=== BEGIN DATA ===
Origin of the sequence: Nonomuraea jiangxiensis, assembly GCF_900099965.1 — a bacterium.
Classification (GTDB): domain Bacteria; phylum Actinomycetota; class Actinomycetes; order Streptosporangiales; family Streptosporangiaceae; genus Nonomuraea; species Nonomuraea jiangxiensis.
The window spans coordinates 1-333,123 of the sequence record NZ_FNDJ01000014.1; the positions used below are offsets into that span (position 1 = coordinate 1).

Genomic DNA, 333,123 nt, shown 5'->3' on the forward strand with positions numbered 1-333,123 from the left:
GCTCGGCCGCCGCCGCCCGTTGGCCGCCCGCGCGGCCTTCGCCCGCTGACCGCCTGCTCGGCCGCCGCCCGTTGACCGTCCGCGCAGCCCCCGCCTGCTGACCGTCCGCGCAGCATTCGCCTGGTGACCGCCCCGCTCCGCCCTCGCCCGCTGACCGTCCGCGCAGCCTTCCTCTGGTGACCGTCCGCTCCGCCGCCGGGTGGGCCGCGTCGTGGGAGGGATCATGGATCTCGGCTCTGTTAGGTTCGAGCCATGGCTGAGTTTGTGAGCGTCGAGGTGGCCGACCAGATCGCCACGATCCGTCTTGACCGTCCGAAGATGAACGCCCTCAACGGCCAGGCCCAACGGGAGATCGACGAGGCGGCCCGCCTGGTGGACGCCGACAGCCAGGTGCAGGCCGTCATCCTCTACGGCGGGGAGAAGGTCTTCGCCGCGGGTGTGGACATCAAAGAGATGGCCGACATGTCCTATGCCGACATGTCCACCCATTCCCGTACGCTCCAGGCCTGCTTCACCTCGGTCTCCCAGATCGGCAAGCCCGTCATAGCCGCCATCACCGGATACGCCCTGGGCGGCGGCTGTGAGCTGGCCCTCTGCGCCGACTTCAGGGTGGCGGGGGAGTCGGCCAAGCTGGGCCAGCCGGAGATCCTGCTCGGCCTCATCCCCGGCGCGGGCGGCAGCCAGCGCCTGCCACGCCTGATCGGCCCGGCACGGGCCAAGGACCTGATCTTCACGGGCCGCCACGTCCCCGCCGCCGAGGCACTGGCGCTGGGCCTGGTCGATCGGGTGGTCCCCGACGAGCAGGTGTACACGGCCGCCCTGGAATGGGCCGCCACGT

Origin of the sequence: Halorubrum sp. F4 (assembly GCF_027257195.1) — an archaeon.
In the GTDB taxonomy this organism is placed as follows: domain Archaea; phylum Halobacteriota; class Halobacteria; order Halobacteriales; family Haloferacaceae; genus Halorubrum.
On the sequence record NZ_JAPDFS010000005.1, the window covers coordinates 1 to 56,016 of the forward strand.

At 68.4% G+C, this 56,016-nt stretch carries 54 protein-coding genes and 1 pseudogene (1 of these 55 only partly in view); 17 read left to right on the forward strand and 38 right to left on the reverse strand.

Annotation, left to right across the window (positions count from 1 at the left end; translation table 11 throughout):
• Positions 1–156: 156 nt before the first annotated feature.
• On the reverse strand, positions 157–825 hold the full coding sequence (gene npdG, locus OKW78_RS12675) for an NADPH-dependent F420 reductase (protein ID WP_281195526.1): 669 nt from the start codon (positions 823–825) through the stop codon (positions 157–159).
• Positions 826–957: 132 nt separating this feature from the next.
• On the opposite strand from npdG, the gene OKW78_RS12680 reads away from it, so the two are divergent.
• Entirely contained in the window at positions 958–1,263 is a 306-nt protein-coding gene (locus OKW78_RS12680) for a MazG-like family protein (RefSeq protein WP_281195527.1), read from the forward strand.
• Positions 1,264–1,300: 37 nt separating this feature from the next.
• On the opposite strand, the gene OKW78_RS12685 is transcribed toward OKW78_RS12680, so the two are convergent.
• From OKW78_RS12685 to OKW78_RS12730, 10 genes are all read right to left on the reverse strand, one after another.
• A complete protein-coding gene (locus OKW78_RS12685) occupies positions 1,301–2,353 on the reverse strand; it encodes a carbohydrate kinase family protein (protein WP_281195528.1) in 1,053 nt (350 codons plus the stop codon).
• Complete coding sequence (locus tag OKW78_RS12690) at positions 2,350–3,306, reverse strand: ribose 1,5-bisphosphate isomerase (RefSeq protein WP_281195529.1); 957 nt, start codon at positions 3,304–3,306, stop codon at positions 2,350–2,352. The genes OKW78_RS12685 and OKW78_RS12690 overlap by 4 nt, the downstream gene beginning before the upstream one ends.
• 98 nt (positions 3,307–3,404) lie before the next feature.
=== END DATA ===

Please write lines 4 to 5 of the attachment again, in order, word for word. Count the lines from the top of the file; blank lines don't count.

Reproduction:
Genomic DNA, 333,123 nt, shown 5'->3' on the forward strand with positions numbered 1-333,123 from the left:
GCTCGGCCGCCGCCGCCCGTTGGCCGCCCGCGCGGCCTTCGCCCGCTGACCGCCTGCTCGGCCGCCGCCCGTTGACCGTCCGCGCAGCCCCCGCCTGCTGACCGTCCGCGCAGCATTCGCCTGGTGACCGCCCCGCTCCGCCCTCGCCCGCTGACCGTCCGCGCAGCCTTCCTCTGGTGACCGTCCGCTCCGCCGCCGGGTGGGCCGCGTCGTGGGAGGGATCATGGATCTCGGCTCTGTTAGGTTCGAGCCATGGCTGAGTTTGTGAGCGTCGAGGTGGCCGACCAGATCGCCACGATCCGTCTTGACCGTCCGAAGATGAACGCCCTCAACGGCCAGGCCCAACGGGAGATCGACGAGGCGGCCCGCCTGGTGGACGCCGACAGCCAGGTGCAGGCCGTCATCCTCTACGGCGGGGAGAAGGTCTTCGCCGCGGGTGTGGACATCAAAGAGATGGCCGACATGTCCTATGCCGACATGTCCACCCATTCCCGTACGCTCCAGGCCTGCTTCACCTCGGTCTCCCAGATCGGCAAGCCCGTCATAGCCGCCATCACCGGATACGCCCTGGGCGGCGGCTGTGAGCTGGCCCTCTGCGCCGACTTCAGGGTGGCGGGGGAGTCGGCCAAGCTGGGCCAGCCGGAGATCCTGCTCGGCCTCATCCCCGGCGCGGGCGGCAGCCAGCGCCTGCCACGCCTGATCGGCCCGGCACGGGCCAAGGACCTGATCTTCACGGGCCGCCACGTCCCCGCCGCCGAGGCACTGGCGCTGGGCCTGGTCGATCGGGTGGTCCCCGACGAGCAGGTGTACACGGCCGCCCTGGAATGGGCCGCCACGT